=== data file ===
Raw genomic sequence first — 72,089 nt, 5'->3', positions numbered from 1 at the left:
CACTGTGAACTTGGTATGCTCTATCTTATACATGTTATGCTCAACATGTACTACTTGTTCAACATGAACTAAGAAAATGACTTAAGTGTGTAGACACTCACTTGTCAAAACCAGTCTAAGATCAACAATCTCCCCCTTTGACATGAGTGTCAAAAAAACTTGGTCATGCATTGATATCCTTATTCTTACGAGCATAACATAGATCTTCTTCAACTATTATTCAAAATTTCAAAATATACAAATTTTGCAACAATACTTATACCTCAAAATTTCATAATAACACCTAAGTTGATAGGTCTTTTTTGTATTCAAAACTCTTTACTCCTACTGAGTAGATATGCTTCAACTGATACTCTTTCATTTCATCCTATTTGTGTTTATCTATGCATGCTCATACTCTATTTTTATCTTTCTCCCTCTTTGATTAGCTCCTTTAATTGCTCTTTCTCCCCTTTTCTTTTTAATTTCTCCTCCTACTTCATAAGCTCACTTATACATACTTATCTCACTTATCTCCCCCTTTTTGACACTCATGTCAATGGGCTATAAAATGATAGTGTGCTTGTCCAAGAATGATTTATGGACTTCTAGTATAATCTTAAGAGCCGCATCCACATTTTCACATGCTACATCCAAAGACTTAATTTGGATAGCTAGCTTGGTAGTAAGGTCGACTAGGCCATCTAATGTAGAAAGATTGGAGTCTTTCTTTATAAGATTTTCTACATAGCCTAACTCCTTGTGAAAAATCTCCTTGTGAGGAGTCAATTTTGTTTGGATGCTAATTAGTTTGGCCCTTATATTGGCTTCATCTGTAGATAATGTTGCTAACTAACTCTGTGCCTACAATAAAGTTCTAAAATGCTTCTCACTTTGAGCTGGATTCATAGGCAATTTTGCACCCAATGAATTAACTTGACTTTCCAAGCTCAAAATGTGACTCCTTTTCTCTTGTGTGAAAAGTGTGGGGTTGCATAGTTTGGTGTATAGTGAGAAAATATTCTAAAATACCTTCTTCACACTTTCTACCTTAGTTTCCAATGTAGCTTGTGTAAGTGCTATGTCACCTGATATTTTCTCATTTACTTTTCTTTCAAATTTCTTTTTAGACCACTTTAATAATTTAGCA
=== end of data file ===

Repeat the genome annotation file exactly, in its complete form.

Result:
Raw genomic sequence first — 72,089 nt, 5'->3', positions numbered from 1 at the left:
CACTGTGAACTTGGTATGCTCTATCTTATACATGTTATGCTCAACATGTACTACTTGTTCAACATGAACTAAGAAAATGACTTAAGTGTGTAGACACTCACTTGTCAAAACCAGTCTAAGATCAACAATCTCCCCCTTTGACATGAGTGTCAAAAAAACTTGGTCATGCATTGATATCCTTATTCTTACGAGCATAACATAGATCTTCTTCAACTATTATTCAAAATTTCAAAATATACAAATTTTGCAACAATACTTATACCTCAAAATTTCATAATAACACCTAAGTTGATAGGTCTTTTTTGTATTCAAAACTCTTTACTCCTACTGAGTAGATATGCTTCAACTGATACTCTTTCATTTCATCCTATTTGTGTTTATCTATGCATGCTCATACTCTATTTTTATCTTTCTCCCTCTTTGATTAGCTCCTTTAATTGCTCTTTCTCCCCTTTTCTTTTTAATTTCTCCTCCTACTTCATAAGCTCACTTATACATACTTATCTCACTTATCTCCCCCTTTTTGACACTCATGTCAATGGGCTATAAAATGATAGTGTGCTTGTCCAAGAATGATTTATGGACTTCTAGTATAATCTTAAGAGCCGCATCCACATTTTCACATGCTACATCCAAAGACTTAATTTGGATAGCTAGCTTGGTAGTAAGGTCGACTAGGCCATCTAATGTAGAAAGATTGGAGTCTTTCTTTATAAGATTTTCTACATAGCCTAACTCCTTGTGAAAAATCTCCTTGTGAGGAGTCAATTTTGTTTGGATGCTAATTAGTTTGGCCCTTATATTGGCTTCATCTGTAGATAATGTTGCTAACTAACTCTGTGCCTACAATAAAGTTCTAAAATGCTTCTCACTTTGAGCTGGATTCATAGGCAATTTTGCACCCAATGAATTAACTTGACTTTCCAAGCTCAAAATGTGACTCCTTTTCTCTTGTGTGAAAAGTGTGGGGTTGCATAGTTTGGTGTATAGTGAGAAAATATTCTAAAATACCTTCTTCACACTTTCTACCTTAGTTTCCAATGTAGCTTGTGTAAGTGCTATGTCACCTGATATTTTCTCATTTACTTTTCTTTCAAATTTCTTTTTAGACCACTTTAATAATTTAGCA